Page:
Saturday, 2 September 2017

Common Lizards - Flash Lane

Plenty of Common Lizards soaking up the sunshine this morning including some youngsters. The top photo is a composite of two shots in order to have both in focus, unfortunately I have a central area between the two that wasn't in focus on either shot so should have taken three!
The middle photo looks like an adult with a regrown tail and the bottom photo is a youngster only 4 cm long and still with a very dark tail.

Common Lizard

Wednesday, 30 August 2017

Marsh Harrier - a migrant over Harewood Moor

This cream crowned Marsh Harrier flew rapidly SE over Harewood Moor this afternoon and looks like a juvenile.
With the dramatic increase in the UK breeding population we do appear to be getting a few more sightings over the moor, usually on Spring or Autumn passage.
Marsh Harrier

Monday, 28 August 2017

Whinchat = Beeley Moor

I've no evidence that Whinchat bred on Beeley Moor this year so this juvenile photographed on a fence on the edge of the moor was probably a local migrant from East Moor or Big Moor where there is a larger breeding population.
Whinchat - juvenile

Wednesday, 23 August 2017

Water Vole - Rowsley

The Water Voles at Caudwell's Mill and adjacent River Wye appear to have had a tough time in recent years. They were fairly widespread there up to late 2014 when they disappeared entirely. I found one dead at that time and with hindsight I wish I had done more to establish the cause.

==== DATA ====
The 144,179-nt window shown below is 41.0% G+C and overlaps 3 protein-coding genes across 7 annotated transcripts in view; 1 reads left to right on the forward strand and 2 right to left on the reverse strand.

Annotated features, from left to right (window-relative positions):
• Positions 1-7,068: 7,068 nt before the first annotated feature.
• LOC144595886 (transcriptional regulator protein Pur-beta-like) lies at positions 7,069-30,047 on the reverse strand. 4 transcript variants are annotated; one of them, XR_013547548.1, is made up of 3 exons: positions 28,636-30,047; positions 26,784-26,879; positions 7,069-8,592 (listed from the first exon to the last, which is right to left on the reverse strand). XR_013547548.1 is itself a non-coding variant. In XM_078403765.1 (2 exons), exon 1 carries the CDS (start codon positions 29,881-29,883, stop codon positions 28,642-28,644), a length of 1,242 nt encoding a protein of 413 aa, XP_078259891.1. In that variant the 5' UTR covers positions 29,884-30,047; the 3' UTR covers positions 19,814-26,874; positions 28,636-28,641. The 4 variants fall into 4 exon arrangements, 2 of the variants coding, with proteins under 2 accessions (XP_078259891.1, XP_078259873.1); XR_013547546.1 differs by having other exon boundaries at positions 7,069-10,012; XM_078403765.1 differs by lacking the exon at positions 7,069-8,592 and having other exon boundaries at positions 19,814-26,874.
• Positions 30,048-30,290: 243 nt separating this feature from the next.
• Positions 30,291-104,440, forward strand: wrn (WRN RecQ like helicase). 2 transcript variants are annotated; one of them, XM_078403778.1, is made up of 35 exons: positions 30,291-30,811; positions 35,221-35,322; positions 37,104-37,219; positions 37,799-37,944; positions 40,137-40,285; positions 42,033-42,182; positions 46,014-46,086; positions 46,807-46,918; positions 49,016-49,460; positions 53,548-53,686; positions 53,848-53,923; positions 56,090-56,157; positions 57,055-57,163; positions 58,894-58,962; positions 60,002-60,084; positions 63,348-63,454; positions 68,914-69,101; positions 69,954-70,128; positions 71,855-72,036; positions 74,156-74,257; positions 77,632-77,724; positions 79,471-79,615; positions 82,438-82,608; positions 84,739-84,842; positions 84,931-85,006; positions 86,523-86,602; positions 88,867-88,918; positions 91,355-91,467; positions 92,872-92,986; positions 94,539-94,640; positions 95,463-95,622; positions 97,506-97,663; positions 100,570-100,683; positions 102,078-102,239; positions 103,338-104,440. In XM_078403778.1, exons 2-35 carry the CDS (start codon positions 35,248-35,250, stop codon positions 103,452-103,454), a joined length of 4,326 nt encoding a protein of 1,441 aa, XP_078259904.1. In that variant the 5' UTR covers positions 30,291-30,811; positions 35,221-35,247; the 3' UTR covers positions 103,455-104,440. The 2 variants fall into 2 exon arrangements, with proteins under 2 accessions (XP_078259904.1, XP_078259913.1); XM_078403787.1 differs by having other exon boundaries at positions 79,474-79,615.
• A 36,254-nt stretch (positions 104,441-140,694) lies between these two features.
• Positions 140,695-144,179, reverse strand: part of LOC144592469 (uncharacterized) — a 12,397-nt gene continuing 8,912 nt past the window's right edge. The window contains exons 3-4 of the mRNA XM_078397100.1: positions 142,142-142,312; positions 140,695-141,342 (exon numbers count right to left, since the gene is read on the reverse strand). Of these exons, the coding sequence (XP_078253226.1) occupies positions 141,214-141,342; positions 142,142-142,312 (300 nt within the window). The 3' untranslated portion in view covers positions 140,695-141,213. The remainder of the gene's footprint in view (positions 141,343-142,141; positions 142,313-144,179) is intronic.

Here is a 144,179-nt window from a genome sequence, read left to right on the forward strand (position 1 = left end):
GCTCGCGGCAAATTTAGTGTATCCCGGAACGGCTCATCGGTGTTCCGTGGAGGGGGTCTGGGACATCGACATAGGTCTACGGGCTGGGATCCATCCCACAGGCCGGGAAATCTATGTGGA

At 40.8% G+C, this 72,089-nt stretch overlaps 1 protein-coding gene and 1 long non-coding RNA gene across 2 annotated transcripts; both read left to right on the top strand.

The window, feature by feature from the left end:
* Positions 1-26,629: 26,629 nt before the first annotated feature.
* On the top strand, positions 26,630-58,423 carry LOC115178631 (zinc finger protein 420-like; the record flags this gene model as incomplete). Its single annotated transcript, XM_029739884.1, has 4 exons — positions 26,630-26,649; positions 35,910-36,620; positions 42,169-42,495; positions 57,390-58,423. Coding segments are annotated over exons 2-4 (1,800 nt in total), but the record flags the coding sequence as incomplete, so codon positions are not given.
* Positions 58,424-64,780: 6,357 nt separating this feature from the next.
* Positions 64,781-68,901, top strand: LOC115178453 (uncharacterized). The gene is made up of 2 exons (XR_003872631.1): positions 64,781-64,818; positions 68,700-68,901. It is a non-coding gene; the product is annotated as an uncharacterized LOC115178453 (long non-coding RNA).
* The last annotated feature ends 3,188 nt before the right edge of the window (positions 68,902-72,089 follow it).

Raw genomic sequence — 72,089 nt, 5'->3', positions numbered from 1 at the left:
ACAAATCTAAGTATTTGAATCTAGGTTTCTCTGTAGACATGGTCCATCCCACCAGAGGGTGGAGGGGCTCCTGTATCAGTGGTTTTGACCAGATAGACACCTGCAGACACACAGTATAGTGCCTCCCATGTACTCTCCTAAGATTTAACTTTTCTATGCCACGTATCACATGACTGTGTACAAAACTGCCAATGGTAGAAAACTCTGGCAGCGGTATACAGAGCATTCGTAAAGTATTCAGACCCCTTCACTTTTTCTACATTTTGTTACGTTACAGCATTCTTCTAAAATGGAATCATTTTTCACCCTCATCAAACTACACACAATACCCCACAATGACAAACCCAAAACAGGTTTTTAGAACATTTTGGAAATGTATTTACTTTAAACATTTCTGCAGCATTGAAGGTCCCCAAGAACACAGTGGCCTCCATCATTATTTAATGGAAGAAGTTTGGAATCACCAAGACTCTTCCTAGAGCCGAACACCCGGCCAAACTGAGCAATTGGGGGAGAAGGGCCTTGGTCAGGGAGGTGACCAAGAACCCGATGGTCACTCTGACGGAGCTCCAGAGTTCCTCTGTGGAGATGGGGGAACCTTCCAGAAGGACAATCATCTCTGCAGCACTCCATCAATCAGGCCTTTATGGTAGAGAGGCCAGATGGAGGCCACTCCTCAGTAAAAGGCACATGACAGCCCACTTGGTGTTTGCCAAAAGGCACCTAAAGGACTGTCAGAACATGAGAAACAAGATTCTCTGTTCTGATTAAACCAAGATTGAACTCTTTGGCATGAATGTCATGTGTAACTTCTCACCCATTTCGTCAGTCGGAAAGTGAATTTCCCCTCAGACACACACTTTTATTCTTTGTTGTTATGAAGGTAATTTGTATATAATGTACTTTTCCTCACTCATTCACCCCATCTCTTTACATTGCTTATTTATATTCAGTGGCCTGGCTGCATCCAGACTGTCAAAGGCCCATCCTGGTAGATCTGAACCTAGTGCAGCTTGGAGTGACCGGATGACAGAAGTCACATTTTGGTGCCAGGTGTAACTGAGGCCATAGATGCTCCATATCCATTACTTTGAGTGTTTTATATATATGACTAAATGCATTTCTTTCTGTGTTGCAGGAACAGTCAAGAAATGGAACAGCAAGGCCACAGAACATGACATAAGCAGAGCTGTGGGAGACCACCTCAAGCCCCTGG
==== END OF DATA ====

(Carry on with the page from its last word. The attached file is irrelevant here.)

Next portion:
In 2015 and 2016 I saw very little evidence of their presence although I did here several reports of sightings. At the start of this year I started to see regular signs of droppings but the Water Voles themselves remained elusive although I did manage some brief sightings.
As we have moved in to the summer sightings have become more frequent but they remain very shy, which may not be such a bad thing!
Water Vole

Saturday, 19 August 2017

Two striking caterpillars at Wraggs Quarry

Very windy today with some rain showers, birds were few and far between on the moors so I decided to look for a Poplar Hawkmoth caterpillar which Alan Stewardson had found earlier in the week. It took some finding in a Sallow bush, despite its size (6cm).